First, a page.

Group Project Splintering Urbanism: The East River and Hudson River Waterfronts

  • Julie Casabianca, M.R.P. 2015
    Sunny Gao, M.R.P. 2014
    Jia Li, M.R.P. 2015
    Sylvia Xiaomeng Li, M.R.P. 2014
    Vicki Long, M.R.P. 2015
    Ashton McDonald, M.R.P. 2015
    Hobum Moon, M.R.P./M.L.A. 2015
    Dan Moran, M.R.P. 2015
    Barb Summers, M.R.P. 2014
    Max Taffet, M.R.P. 2014
    Sophie Ke Tong, M.R.P. 2015
    Jonathan Tsai, M.R.P. 2014
    Danai Theodora Zaire, M.R.P. 2014
    Hunter Zupnick, M.R.P./M.L.A. 2015
  • Class CRP 5072: Land Use, Environmental Planning, and Urban Design Workshop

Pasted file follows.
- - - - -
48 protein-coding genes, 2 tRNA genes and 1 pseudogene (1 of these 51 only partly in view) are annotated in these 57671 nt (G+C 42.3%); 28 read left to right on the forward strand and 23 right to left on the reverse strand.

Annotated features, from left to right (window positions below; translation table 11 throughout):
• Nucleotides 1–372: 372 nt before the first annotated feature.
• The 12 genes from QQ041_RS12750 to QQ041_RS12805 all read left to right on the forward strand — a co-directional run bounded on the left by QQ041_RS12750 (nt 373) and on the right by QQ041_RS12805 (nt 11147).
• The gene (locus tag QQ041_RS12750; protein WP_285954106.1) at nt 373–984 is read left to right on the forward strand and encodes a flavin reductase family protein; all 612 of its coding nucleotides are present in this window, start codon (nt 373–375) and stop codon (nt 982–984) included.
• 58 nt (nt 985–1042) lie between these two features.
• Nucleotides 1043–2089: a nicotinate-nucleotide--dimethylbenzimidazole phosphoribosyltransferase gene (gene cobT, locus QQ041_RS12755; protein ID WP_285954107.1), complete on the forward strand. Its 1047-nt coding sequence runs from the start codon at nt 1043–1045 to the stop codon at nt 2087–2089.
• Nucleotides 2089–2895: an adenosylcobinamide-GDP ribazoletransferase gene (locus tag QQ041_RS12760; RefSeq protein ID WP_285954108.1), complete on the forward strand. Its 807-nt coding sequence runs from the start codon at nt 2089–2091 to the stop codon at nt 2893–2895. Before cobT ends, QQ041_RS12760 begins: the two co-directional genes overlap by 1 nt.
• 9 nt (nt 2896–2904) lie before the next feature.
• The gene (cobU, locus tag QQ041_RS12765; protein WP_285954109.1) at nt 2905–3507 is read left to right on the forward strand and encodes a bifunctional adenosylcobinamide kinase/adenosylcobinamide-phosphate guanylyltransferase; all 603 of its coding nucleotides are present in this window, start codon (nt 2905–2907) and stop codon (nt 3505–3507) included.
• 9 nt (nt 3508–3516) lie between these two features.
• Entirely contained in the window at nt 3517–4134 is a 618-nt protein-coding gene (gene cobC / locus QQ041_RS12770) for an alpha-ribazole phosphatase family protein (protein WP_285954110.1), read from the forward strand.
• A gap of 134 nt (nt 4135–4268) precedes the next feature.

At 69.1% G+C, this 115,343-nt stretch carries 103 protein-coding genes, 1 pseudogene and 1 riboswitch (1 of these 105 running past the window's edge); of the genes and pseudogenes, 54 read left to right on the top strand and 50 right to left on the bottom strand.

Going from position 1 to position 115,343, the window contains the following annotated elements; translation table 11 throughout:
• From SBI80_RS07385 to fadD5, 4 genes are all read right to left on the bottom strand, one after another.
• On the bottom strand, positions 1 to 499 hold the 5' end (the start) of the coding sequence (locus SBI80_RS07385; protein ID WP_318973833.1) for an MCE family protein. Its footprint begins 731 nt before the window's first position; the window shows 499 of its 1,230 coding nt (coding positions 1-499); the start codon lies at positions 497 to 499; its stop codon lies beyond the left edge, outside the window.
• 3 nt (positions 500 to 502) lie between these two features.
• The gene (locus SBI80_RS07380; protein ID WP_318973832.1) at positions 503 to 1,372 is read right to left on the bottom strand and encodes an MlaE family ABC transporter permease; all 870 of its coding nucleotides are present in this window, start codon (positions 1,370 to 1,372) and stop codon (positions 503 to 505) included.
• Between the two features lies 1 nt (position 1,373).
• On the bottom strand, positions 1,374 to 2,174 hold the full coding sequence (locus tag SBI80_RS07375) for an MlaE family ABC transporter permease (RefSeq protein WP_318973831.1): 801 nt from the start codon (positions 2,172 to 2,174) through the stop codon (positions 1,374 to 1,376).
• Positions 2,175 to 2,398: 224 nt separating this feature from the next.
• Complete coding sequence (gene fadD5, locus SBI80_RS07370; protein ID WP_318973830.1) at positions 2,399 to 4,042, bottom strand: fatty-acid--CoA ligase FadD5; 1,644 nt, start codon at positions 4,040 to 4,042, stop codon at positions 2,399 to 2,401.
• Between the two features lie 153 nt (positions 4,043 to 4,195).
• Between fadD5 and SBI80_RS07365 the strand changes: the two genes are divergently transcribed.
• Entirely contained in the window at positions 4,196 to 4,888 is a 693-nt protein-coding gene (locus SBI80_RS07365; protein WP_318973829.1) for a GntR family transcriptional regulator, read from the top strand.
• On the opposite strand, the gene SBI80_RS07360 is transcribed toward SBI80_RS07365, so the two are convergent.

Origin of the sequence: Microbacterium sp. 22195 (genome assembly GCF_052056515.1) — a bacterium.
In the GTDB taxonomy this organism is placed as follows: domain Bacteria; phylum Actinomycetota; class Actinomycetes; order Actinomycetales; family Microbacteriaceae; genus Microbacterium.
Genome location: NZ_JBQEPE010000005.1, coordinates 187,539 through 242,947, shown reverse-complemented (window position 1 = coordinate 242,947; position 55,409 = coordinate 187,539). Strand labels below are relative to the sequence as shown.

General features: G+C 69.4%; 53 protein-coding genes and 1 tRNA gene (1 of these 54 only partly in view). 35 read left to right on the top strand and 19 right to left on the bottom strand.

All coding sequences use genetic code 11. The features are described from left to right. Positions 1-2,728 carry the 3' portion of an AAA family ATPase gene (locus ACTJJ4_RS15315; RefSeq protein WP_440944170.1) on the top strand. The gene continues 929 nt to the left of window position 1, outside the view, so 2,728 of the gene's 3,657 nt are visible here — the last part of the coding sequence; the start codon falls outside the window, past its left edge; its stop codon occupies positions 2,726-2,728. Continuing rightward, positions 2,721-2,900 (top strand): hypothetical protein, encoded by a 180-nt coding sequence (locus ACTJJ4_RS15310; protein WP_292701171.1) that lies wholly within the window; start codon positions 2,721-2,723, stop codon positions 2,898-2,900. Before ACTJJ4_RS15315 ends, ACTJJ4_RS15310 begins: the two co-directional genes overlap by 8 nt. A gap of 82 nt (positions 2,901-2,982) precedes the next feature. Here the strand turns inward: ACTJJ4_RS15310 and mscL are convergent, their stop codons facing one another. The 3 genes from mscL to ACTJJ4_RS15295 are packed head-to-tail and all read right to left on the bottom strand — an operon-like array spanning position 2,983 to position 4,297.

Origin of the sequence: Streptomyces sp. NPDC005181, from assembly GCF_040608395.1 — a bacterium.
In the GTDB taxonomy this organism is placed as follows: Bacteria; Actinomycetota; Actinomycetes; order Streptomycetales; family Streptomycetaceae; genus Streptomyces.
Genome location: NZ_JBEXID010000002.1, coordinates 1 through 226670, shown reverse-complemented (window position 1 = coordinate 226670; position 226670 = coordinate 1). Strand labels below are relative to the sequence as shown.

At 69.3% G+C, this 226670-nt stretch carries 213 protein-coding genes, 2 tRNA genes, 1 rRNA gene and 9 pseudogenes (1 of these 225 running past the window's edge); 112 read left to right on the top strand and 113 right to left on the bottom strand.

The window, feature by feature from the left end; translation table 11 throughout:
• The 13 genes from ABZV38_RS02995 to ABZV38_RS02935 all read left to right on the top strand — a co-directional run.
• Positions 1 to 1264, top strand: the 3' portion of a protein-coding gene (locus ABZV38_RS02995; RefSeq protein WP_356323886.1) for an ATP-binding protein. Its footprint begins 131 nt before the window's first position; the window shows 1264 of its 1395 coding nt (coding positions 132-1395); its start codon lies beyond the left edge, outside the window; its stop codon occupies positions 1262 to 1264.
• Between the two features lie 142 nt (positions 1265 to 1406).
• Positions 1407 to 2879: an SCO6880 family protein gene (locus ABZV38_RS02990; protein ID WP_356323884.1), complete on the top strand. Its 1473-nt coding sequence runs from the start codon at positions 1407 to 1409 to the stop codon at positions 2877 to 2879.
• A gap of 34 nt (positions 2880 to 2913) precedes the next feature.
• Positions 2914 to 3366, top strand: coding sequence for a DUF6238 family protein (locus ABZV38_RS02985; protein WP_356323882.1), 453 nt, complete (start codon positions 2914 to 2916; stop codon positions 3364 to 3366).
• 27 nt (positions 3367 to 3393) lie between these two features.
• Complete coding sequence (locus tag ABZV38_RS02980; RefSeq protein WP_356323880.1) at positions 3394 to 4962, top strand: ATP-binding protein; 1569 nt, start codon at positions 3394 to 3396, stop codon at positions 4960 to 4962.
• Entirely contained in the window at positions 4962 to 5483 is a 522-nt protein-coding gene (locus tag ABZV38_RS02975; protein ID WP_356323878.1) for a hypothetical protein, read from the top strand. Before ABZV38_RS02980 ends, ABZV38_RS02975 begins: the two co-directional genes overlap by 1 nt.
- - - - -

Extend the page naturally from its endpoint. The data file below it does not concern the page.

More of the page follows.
In the middle of the 19th century, the East River and Hudson River waterfronts were much alike but today, they could not look more different. As the nature of shipping changed and New York City grew, one edge was rebuilt in the mid-20th century, the other at the turn of this century. Each waterfront was shaped by very different paradigms. The focus of this studio is to examine the underlying principles of these paradigms, to understand their qualities, strengths, and weaknesses, and to propose a new paradigm for 21st century waterfront communities. The report is divided into five sections focusing on: accessibility, infrastructure, affordability and mobility, and intensity.

Splintering Urbanism: The East River and Hudson River Waterfronts (PDF)

Studio Instructors:

  • Claire Weisz, FAIA
  • Adam Lubinsky, Ph.D., AICP
  • Jacob Dugopolski, AIA, LEED AP (TA)
  • Yeju Choi, Graphic Designer, NowHere Office